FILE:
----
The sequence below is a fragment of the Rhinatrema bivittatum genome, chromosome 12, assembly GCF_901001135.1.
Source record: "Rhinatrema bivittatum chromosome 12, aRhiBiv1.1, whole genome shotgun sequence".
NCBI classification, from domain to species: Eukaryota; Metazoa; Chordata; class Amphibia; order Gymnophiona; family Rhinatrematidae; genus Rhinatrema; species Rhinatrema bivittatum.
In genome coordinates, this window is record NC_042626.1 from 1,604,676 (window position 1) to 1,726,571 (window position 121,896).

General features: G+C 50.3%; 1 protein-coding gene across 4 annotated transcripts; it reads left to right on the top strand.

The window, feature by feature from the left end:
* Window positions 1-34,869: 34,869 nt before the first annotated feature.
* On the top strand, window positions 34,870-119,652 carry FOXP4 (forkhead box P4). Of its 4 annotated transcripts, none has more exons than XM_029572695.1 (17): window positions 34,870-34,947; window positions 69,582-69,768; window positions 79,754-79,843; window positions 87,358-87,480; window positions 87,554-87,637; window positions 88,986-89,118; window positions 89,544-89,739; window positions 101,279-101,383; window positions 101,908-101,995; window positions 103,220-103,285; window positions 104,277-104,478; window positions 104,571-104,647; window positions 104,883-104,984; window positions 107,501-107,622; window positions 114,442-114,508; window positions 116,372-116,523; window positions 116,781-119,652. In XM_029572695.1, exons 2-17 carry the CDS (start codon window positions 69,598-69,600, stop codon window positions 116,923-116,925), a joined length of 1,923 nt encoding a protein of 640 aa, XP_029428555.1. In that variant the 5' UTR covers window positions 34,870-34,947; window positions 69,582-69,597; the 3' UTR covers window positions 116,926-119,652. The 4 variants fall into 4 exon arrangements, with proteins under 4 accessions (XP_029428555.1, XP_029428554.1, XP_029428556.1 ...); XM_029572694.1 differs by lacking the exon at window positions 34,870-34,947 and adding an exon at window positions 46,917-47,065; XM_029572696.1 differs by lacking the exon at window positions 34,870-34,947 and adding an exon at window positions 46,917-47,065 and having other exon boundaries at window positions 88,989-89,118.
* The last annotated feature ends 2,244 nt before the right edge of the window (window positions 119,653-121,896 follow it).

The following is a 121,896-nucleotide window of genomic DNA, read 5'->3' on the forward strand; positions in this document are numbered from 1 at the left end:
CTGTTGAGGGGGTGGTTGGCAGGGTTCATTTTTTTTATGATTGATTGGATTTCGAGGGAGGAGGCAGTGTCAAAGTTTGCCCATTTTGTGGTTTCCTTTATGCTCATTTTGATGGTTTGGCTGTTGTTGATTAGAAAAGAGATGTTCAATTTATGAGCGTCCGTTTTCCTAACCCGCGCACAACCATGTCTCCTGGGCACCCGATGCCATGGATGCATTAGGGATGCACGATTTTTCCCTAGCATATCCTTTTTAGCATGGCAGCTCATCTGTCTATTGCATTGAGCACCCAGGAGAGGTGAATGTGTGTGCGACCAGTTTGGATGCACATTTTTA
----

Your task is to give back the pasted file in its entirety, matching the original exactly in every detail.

The sequence below is a fragment of the Rhinatrema bivittatum genome, chromosome 12, assembly GCF_901001135.1.
Source record: "Rhinatrema bivittatum chromosome 12, aRhiBiv1.1, whole genome shotgun sequence".
NCBI classification, from domain to species: Eukaryota; Metazoa; Chordata; class Amphibia; order Gymnophiona; family Rhinatrematidae; genus Rhinatrema; species Rhinatrema bivittatum.
In genome coordinates, this window is record NC_042626.1 from 1,604,676 (window position 1) to 1,726,571 (window position 121,896).

General features: G+C 50.3%; 1 protein-coding gene across 4 annotated transcripts; it reads left to right on the top strand.

The window, feature by feature from the left end:
* Window positions 1-34,869: 34,869 nt before the first annotated feature.
* On the top strand, window positions 34,870-119,652 carry FOXP4 (forkhead box P4). Of its 4 annotated transcripts, none has more exons than XM_029572695.1 (17): window positions 34,870-34,947; window positions 69,582-69,768; window positions 79,754-79,843; window positions 87,358-87,480; window positions 87,554-87,637; window positions 88,986-89,118; window positions 89,544-89,739; window positions 101,279-101,383; window positions 101,908-101,995; window positions 103,220-103,285; window positions 104,277-104,478; window positions 104,571-104,647; window positions 104,883-104,984; window positions 107,501-107,622; window positions 114,442-114,508; window positions 116,372-116,523; window positions 116,781-119,652. In XM_029572695.1, exons 2-17 carry the CDS (start codon window positions 69,598-69,600, stop codon window positions 116,923-116,925), a joined length of 1,923 nt encoding a protein of 640 aa, XP_029428555.1. In that variant the 5' UTR covers window positions 34,870-34,947; window positions 69,582-69,597; the 3' UTR covers window positions 116,926-119,652. The 4 variants fall into 4 exon arrangements, with proteins under 4 accessions (XP_029428555.1, XP_029428554.1, XP_029428556.1 ...); XM_029572694.1 differs by lacking the exon at window positions 34,870-34,947 and adding an exon at window positions 46,917-47,065; XM_029572696.1 differs by lacking the exon at window positions 34,870-34,947 and adding an exon at window positions 46,917-47,065 and having other exon boundaries at window positions 88,989-89,118.
* The last annotated feature ends 2,244 nt before the right edge of the window (window positions 119,653-121,896 follow it).

The following is a 121,896-nucleotide window of genomic DNA, read 5'->3' on the forward strand; positions in this document are numbered from 1 at the left end:
CTGTTGAGGGGGTGGTTGGCAGGGTTCATTTTTTTTATGATTGATTGGATTTCGAGGGAGGAGGCAGTGTCAAAGTTTGCCCATTTTGTGGTTTCCTTTATGCTCATTTTGATGGTTTGGCTGTTGTTGATTAGAAAAGAGATGTTCAATTTATGAGCGTCCGTTTTCCTAACCCGCGCACAACCATGTCTCCTGGGCACCCGATGCCATGGATGCATTAGGGATGCACGATTTTTCCCTAGCATATCCTTTTTAGCATGGCAGCTCATCTGTCTATTGCATTGAGCACCCAGGAGAGGTGAATGTGTGTGCGACCAGTTTGGATGCACATTTTTA